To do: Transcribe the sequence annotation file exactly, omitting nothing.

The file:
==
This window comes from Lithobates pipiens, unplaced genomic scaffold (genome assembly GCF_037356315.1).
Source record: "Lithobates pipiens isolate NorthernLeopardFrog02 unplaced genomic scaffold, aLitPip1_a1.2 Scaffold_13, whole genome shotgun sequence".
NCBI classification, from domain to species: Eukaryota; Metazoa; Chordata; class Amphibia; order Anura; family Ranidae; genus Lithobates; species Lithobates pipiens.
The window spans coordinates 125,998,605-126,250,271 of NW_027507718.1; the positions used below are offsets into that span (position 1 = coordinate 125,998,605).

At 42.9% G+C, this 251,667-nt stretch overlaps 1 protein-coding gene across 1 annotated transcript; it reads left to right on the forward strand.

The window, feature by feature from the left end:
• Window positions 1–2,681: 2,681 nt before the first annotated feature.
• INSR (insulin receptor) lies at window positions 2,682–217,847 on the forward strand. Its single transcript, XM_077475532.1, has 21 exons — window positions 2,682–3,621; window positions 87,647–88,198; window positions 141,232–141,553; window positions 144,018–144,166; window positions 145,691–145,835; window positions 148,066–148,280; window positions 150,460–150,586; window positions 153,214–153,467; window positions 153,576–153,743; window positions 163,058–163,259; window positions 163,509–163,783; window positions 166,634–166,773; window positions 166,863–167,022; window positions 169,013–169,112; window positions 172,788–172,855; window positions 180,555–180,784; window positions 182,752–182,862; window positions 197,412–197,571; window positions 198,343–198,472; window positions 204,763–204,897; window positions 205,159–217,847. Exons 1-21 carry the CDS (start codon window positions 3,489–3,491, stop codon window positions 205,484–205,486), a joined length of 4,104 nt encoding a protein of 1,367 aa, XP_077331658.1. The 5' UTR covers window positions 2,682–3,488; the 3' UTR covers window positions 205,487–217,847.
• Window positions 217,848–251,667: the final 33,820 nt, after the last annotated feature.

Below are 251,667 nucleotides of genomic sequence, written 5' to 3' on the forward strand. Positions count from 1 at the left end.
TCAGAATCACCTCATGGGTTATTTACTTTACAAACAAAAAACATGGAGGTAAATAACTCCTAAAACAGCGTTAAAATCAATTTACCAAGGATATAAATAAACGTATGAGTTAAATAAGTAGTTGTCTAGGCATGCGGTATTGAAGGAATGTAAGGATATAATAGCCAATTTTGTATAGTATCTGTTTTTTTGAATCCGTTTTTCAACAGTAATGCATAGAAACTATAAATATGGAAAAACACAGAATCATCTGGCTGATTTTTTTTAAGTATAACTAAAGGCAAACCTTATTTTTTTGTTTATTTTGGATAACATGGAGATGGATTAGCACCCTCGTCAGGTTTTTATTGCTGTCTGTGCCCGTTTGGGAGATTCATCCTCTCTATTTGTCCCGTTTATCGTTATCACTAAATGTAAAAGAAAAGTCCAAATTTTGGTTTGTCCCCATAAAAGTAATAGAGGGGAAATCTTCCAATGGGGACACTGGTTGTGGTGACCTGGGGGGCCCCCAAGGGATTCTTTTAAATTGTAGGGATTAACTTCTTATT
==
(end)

This window comes from Lithobates pipiens, unplaced genomic scaffold (genome assembly GCF_037356315.1).
Source record: "Lithobates pipiens isolate NorthernLeopardFrog02 unplaced genomic scaffold, aLitPip1_a1.2 Scaffold_13, whole genome shotgun sequence".
NCBI classification, from domain to species: Eukaryota; Metazoa; Chordata; class Amphibia; order Anura; family Ranidae; genus Lithobates; species Lithobates pipiens.
The window spans coordinates 125,998,605-126,250,271 of NW_027507718.1; the positions used below are offsets into that span (position 1 = coordinate 125,998,605).

At 42.9% G+C, this 251,667-nt stretch overlaps 1 protein-coding gene across 1 annotated transcript; it reads left to right on the forward strand.

The window, feature by feature from the left end:
• Window positions 1–2,681: 2,681 nt before the first annotated feature.
• INSR (insulin receptor) lies at window positions 2,682–217,847 on the forward strand. Its single transcript, XM_077475532.1, has 21 exons — window positions 2,682–3,621; window positions 87,647–88,198; window positions 141,232–141,553; window positions 144,018–144,166; window positions 145,691–145,835; window positions 148,066–148,280; window positions 150,460–150,586; window positions 153,214–153,467; window positions 153,576–153,743; window positions 163,058–163,259; window positions 163,509–163,783; window positions 166,634–166,773; window positions 166,863–167,022; window positions 169,013–169,112; window positions 172,788–172,855; window positions 180,555–180,784; window positions 182,752–182,862; window positions 197,412–197,571; window positions 198,343–198,472; window positions 204,763–204,897; window positions 205,159–217,847. Exons 1-21 carry the CDS (start codon window positions 3,489–3,491, stop codon window positions 205,484–205,486), a joined length of 4,104 nt encoding a protein of 1,367 aa, XP_077331658.1. The 5' UTR covers window positions 2,682–3,488; the 3' UTR covers window positions 205,487–217,847.
• Window positions 217,848–251,667: the final 33,820 nt, after the last annotated feature.

Below are 251,667 nucleotides of genomic sequence, written 5' to 3' on the forward strand. Positions count from 1 at the left end.
TCAGAATCACCTCATGGGTTATTTACTTTACAAACAAAAAACATGGAGGTAAATAACTCCTAAAACAGCGTTAAAATCAATTTACCAAGGATATAAATAAACGTATGAGTTAAATAAGTAGTTGTCTAGGCATGCGGTATTGAAGGAATGTAAGGATATAATAGCCAATTTTGTATAGTATCTGTTTTTTTGAATCCGTTTTTCAACAGTAATGCATAGAAACTATAAATATGGAAAAACACAGAATCATCTGGCTGATTTTTTTTAAGTATAACTAAAGGCAAACCTTATTTTTTTGTTTATTTTGGATAACATGGAGATGGATTAGCACCCTCGTCAGGTTTTTATTGCTGTCTGTGCCCGTTTGGGAGATTCATCCTCTCTATTTGTCCCGTTTATCGTTATCACTAAATGTAAAAGAAAAGTCCAAATTTTGGTTTGTCCCCATAAAAGTAATAGAGGGGAAATCTTCCAATGGGGACACTGGTTGTGGTGACCTGGGGGGCCCCCAAGGGATTCTTTTAAATTGTAGGGATTAACTTCTTATT